Readers are likely familiar with photogrammetry, a method of creating 3D geometry from a series of 2D photos taken of an object or scene. To pull it off you need a lot of pictures, hundreds or even thousands, all taken from slightly different perspectives. Unfortunately the technique suffers where there are significant occlusions caused by overlapping elements, and shiny or reflective surfaces that appear to be different colors in each photo can also cause problems.
But new research from NVIDIA marries photogrammetry with artificial intelligence to create what the developers are calling an Instant Neural Radiance Field (NeRF). Not only does their method require far fewer images, as little as a few dozen according to NVIDIA, but the AI is able to better cope with the pain points of traditional photogrammetry; filling in the gaps of the occluded areas and leveraging reflections to create more realistic 3D scenes that reconstruct how shiny materials looked in their original environment.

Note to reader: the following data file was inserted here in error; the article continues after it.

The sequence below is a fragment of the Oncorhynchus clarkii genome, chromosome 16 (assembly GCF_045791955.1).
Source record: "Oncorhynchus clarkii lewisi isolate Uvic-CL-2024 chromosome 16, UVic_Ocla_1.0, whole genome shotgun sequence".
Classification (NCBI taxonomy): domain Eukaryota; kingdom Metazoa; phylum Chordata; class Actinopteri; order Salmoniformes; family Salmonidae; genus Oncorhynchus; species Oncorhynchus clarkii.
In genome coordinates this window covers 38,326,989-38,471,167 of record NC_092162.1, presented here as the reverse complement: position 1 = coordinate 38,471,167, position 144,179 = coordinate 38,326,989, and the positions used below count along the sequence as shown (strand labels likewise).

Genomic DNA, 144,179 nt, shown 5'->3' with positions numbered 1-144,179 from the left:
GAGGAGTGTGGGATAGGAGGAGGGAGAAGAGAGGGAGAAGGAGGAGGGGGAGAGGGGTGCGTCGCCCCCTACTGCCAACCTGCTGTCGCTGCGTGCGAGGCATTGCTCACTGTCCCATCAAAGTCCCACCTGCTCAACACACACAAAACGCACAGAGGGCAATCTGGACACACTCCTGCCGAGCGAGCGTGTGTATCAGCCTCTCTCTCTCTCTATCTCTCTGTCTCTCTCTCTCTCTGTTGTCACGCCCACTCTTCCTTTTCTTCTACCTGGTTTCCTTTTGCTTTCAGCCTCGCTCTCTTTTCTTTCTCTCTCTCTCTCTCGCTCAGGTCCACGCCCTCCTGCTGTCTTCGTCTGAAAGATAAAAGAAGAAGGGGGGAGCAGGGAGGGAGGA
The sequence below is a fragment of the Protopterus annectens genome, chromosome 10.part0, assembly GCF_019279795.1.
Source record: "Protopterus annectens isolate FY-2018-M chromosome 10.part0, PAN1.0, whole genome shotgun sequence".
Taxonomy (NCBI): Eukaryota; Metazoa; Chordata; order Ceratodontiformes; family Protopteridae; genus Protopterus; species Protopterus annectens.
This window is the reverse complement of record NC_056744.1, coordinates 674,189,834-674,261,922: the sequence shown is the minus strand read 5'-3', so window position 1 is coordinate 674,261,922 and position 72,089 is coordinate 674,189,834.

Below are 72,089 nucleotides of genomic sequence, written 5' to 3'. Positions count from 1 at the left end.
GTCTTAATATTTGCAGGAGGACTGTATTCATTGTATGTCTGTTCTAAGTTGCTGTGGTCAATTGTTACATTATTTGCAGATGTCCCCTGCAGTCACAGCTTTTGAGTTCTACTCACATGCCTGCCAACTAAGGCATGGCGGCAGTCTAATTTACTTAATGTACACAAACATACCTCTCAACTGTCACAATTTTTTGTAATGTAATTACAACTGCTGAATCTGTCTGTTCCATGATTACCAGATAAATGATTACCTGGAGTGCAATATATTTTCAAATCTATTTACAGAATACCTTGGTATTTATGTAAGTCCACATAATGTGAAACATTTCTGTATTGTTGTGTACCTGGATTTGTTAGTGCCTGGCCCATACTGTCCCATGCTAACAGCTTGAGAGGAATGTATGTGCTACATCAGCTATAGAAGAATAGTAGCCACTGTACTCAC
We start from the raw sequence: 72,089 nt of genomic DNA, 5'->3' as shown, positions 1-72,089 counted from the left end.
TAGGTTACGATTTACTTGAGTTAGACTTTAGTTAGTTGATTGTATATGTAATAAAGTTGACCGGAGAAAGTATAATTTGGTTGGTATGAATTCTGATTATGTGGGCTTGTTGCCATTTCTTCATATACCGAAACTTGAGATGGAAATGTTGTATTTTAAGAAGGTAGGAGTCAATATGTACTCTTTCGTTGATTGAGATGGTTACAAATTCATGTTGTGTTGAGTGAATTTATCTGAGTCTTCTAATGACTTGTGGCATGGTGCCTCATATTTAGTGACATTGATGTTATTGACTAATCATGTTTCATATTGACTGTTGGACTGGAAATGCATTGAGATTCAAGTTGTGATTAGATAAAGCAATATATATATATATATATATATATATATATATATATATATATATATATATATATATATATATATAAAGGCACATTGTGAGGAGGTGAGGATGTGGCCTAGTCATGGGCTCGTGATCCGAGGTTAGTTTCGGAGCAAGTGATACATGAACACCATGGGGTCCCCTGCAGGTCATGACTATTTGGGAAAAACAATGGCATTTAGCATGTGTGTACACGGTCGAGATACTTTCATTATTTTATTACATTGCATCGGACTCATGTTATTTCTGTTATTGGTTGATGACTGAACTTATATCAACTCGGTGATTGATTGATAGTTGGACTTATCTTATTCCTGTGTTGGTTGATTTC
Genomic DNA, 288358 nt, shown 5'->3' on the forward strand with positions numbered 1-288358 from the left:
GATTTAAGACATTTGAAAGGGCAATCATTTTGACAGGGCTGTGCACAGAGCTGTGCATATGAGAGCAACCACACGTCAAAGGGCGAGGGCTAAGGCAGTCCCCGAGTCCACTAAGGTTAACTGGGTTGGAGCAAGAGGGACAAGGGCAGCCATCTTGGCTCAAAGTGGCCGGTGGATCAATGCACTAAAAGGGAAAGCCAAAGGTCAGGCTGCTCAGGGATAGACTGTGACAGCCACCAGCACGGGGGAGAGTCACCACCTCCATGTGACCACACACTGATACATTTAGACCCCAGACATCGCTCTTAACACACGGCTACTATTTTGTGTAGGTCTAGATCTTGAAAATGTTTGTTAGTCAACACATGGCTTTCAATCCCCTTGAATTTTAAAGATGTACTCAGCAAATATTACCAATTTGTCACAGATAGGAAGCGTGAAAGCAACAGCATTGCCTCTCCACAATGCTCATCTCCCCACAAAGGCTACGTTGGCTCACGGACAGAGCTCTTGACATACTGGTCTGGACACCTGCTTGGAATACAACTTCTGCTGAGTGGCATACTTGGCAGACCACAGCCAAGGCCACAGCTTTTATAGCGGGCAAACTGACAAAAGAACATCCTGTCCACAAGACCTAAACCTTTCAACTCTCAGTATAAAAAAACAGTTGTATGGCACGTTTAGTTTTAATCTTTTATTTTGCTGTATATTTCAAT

If you’ve got a CUDA-compatible NVIDIA graphics card in your machine, you can give the technique a shot right now. The tutorial video after the break will walk you through setup and some of the basics, showing how the 3D reconstruction is progressively refined over just a couple of minutes and then can be explored like a scene in a game engine. The Instant-NeRF tools include camera-path keyframing for exporting animations with higher quality results than the real-time previews. The technique seems better suited for outputting views and animations than models for 3D printing, though both are possible.